SREL Reprint #2720




Mass loading of nickel and uranium on plant surfaces: application of laser ablation-ICP-MS

Tracy Punshon1,2, Brian P. Jackson2, Paul M. Bertsch2, and Joanna Burger1

1Consortium for Risk Evaluation with Stakeholder Participation, Environmental and Occupational Health
Sciences Institute, Division of Life Sciences, Rutgers University, 604 Allison Road,
Piscataway, NJ 08854, USA
2The University of Georgia, Savannah River Ecology Laboratory, Drawer E, Aiken, SC 29802, USA

Abstract: Transport of contaminated sediments from a former radiological settling pond results in the deposition of U and Ni in the Lower Tims Branch (LTB) (Aiken, SC, USA). Uranium is unavailable for plant uptake, but elevated U and Ni concentrations associated with foliage of understory plants suggested mass loading. Mass loading of contaminated soil on Andropogon elliottii Chapman (Poaceae) was investigated using laser ablation inductively coupled plasma mass spectrometry (LA-ICP-MS). The technique allows for rapid quantitative elemental depth profiling. Fresh washed and unwashed leaves (n = 5) from the contaminated area were compared with those from an uncontaminated area, analysing Ni and U at ten randomly chosen points on each leaf. Nickel and U concentrations differed significantly between washed and unwashed leaves from LTB. Particles on unwashed leaves measured up to 300 µm in diameter, and were enriched with U. Uranium was detected on the surface of the leaf, whereas Ni was detected within leaf tissues. In unwashed LTB leaves, Ni and U concentrations did not significantly differ in areas with and without visible particles, suggesting that there were much smaller particles, indistinguishable at x 100 magnification, which contributed to the overall metal burden. Washing removed the majority of the Ni and U on the surface, but residual U and Ni was detected. Irregularities in the leaf surface, such as scars from herbivory contained elevated U concentrations despite a washing step, presumably from trapping soil particles. Laser ablation ICP-MS revealed that mass loading makes a significant contribution to the contaminant burden of understory plants at LTB.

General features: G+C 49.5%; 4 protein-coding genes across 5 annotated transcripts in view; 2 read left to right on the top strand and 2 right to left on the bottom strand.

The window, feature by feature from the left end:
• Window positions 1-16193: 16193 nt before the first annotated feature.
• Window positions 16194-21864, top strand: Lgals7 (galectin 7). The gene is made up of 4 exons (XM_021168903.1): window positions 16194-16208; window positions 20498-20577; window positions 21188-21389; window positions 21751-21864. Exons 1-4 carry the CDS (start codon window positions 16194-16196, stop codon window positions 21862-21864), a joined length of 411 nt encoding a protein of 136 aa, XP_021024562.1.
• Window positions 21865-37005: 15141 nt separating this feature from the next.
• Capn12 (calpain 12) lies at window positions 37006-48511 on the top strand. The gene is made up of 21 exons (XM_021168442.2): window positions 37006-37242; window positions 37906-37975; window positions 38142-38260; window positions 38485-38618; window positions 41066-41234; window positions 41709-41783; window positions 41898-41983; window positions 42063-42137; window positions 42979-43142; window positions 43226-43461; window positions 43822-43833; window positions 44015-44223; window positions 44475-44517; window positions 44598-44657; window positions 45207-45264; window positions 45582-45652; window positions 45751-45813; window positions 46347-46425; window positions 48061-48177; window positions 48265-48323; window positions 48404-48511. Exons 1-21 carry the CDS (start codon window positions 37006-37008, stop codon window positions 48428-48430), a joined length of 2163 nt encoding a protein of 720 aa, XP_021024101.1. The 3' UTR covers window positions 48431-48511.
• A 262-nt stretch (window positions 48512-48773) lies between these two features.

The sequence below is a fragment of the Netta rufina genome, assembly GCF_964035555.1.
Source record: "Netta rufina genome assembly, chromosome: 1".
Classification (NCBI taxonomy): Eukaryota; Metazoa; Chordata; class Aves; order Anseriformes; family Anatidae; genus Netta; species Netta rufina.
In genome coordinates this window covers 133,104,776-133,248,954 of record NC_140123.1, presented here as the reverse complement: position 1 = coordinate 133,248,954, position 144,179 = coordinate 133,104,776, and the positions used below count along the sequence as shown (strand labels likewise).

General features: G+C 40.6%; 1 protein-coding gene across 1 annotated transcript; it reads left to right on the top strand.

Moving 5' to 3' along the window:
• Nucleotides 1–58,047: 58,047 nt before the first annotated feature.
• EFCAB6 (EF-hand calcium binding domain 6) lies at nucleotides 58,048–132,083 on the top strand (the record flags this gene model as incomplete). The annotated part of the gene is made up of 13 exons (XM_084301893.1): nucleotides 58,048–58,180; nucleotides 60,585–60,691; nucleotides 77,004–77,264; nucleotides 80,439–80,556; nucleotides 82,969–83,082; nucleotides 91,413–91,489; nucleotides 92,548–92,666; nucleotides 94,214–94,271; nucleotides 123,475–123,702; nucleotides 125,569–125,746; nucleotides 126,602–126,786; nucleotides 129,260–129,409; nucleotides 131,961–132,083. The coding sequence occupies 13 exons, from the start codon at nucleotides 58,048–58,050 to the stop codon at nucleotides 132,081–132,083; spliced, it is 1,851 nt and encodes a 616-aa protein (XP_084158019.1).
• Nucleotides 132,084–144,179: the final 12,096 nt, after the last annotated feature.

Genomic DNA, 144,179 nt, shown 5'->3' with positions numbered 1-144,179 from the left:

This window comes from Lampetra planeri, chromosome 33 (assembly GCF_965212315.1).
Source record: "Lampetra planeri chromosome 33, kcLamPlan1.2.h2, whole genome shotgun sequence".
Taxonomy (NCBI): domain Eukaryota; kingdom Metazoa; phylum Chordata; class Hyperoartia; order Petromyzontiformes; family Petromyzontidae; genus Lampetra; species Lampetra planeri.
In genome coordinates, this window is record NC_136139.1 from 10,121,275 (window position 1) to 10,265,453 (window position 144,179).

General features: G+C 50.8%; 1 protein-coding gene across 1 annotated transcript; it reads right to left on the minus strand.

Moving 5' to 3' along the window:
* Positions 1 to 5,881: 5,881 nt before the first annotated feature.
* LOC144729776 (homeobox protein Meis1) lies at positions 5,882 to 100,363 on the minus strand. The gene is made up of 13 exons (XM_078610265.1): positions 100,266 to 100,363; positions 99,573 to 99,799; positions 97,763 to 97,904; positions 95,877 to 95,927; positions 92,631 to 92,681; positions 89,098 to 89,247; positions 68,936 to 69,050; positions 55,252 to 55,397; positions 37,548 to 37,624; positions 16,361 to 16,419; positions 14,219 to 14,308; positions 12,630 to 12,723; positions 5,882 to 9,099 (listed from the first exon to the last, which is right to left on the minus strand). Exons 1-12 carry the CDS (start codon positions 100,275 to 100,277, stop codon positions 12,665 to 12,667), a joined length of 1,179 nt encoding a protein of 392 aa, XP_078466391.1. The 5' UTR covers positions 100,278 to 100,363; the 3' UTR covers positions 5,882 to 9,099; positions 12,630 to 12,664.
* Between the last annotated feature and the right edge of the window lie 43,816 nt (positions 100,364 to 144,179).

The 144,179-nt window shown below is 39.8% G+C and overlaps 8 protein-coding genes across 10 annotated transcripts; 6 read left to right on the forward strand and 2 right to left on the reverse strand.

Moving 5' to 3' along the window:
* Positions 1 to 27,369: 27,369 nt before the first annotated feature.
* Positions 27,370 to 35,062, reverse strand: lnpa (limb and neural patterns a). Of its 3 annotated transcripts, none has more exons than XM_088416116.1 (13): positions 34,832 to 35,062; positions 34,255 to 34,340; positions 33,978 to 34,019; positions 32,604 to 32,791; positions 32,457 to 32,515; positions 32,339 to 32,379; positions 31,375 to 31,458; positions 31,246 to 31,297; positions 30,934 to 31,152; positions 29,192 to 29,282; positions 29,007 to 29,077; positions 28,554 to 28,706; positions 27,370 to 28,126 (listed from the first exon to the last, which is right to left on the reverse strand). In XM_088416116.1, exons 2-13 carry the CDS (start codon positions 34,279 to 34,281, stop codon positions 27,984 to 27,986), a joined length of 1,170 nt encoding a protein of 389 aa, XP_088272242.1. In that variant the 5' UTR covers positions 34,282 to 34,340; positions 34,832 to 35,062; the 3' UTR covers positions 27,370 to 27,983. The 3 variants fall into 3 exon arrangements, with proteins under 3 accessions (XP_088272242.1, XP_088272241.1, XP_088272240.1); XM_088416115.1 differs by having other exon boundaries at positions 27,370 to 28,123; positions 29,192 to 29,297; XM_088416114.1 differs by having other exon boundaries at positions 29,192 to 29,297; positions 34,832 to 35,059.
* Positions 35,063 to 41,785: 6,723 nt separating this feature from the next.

SREL Reprint #2720

Punshon, T., B. P. Jackson, P. M. Bertsch, and J. Burger. 2004. Mass loading of nickel and uranium on plant surfaces: application of laser ablation-ICP-MS. Journal of Environmental Monitoring 6:153-159.

To request a reprint